THE Department of Labor and Employment is pushing for the preservation of employment by businesses and enterprises as the country slowly transitions into the new normal amid the global health pandemic.
Labor Secretary Silvestre H. Bello III today issued guidelines on how best employers can protect jobs, and prevent layoffs and retrenchments.
“We know that businesses have suffered so much, but for the sake of our economy we encourage them to dig deeper into their vast reserve of charity and benevolence so that their workers and the communities can continue to further weather this crisis that we are all facing and fighting together,” he said.
In a separate advisory, meanwhile, DOLE also said the cost of preventing the spread of COVID-19 in workplaces as provided for in its joint guidelines with the Department of Trade and Industry should be shouldered by employers.
Labor Advisory No. 17 “highly encourages” work-from-home and telecommuting for employees in businesses and industries already allowed to resume operations under the modified enhanced community quarantine or general community quarantine.
It also spells out a menu of alternative work arrangements that employers may resort to in order to forestall further business reverses, while at the same time protecting jobs, preventing closures and termination of workers.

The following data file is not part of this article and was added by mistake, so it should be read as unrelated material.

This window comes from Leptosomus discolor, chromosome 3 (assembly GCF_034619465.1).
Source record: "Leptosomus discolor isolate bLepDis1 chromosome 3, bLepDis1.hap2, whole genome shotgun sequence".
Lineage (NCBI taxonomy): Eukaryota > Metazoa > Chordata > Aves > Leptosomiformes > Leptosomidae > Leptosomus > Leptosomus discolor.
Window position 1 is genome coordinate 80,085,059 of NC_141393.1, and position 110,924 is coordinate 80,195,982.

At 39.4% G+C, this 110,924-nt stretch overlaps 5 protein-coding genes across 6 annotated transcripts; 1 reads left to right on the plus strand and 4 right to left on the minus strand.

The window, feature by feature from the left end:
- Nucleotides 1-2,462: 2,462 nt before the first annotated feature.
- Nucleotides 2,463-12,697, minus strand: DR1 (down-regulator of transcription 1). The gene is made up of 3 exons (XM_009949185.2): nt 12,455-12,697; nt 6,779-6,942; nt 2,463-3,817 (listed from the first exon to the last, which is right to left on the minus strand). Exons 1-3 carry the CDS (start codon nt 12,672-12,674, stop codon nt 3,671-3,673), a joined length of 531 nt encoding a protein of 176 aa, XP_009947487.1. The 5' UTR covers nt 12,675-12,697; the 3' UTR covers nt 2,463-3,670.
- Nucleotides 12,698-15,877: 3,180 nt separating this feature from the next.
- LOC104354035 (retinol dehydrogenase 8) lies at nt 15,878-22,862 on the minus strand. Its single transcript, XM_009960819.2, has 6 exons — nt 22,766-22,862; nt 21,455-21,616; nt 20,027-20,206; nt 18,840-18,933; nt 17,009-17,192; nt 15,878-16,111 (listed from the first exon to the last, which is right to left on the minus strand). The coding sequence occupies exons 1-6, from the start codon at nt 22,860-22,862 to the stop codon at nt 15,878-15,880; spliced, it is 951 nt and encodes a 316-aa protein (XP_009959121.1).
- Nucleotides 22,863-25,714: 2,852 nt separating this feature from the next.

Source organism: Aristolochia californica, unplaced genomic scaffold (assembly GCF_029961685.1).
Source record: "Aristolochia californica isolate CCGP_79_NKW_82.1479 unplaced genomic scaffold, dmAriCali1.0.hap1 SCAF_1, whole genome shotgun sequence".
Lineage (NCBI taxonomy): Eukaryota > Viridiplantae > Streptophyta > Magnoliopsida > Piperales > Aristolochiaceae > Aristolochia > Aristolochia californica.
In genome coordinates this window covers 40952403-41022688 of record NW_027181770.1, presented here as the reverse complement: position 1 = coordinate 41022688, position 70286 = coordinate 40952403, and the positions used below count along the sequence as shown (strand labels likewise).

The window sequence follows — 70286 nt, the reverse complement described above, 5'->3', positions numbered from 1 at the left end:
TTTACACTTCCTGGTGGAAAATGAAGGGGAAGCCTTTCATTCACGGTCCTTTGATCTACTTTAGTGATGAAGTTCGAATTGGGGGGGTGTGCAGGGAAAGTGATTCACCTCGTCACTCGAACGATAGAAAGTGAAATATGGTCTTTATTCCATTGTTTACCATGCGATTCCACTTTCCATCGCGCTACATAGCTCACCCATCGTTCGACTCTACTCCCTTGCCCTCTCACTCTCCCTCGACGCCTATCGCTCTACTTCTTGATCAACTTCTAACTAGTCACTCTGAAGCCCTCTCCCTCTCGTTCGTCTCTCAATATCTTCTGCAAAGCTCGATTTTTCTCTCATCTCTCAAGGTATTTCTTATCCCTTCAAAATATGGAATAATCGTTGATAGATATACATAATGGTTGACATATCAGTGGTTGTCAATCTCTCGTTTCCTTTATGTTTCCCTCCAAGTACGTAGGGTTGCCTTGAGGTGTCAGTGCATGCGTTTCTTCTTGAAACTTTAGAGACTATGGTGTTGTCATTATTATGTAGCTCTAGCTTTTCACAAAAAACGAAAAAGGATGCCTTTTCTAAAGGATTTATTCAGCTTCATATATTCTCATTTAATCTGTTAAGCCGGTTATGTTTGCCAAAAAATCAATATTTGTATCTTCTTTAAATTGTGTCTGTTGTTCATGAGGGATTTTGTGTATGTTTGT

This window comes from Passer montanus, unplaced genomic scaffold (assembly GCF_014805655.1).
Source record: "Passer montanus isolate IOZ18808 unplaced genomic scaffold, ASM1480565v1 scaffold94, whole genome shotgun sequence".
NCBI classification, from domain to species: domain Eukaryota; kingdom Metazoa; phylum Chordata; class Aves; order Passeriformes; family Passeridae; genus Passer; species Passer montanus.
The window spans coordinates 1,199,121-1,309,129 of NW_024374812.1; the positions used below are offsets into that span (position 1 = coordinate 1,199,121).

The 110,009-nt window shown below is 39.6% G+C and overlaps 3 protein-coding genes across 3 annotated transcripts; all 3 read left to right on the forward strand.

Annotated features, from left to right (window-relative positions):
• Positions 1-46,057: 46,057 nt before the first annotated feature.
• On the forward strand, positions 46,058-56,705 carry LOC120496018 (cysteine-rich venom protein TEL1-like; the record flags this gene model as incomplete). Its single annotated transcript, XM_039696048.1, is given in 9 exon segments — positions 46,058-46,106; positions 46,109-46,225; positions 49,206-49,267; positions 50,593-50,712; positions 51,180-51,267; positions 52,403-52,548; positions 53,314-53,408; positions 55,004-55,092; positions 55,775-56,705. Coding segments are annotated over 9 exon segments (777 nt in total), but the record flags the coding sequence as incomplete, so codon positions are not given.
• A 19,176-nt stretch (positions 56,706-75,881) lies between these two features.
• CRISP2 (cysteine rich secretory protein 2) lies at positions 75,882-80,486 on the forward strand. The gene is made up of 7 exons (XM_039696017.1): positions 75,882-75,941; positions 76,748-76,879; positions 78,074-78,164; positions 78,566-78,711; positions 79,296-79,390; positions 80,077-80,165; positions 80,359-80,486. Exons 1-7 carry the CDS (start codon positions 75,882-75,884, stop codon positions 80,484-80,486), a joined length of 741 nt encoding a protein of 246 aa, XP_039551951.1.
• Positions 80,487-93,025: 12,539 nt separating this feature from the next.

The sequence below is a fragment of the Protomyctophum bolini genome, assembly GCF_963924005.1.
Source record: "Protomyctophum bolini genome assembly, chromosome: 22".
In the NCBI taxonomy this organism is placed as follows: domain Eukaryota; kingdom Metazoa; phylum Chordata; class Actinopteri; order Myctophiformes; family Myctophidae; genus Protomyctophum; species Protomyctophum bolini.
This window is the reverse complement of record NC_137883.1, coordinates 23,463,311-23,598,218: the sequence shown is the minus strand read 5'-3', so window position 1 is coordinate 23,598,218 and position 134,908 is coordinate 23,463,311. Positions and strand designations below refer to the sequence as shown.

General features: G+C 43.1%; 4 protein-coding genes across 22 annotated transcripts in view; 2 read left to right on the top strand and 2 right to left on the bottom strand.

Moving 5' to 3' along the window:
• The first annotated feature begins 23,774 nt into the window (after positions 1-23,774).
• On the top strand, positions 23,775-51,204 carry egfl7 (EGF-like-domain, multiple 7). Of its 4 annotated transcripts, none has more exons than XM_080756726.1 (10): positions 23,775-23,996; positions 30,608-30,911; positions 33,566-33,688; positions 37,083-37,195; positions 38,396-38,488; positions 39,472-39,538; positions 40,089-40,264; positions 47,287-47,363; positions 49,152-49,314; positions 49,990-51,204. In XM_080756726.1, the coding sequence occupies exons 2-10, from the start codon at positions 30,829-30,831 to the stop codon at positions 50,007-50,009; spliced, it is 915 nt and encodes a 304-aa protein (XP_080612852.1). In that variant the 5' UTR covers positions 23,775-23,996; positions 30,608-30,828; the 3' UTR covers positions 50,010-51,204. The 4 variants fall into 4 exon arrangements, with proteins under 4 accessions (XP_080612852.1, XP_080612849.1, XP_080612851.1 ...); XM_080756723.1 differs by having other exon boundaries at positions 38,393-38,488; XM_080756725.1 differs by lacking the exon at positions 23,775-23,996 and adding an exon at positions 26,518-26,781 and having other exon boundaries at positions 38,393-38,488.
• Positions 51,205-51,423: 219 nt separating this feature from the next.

Alternative work schemes include:
1. Transfer of employee to another branch;
2. Assignment of employee to another function or position, in the same or another branch or outlet;
3. Reduction of normal workdays or work hours;
4. Job rotations;
5. Partial closure of an establishment while some department or unit is continued; and
6. Other schemes necessary or peculiar for the survival of a specific business or establishment.
Likewise, the guidelines strongly advise employers to employ various wage and benefits schemes necessary for the continuance of business and employment in coordination with their workers and in conjunction with agreed company policies and their respective collective bargaining agreements; provided that the said adjustments in wage and benefits should not exceed six months, or the period mandated in their CBAs.
In instances when termination of employment becomes unavoidable, the advisory said emoluments for workers removed for cause should follow the provisions of existing laws.
The guidelines also required employers to submit reports to the DOLE field offices on the adaption of any, or all, of the provisions of the advisory.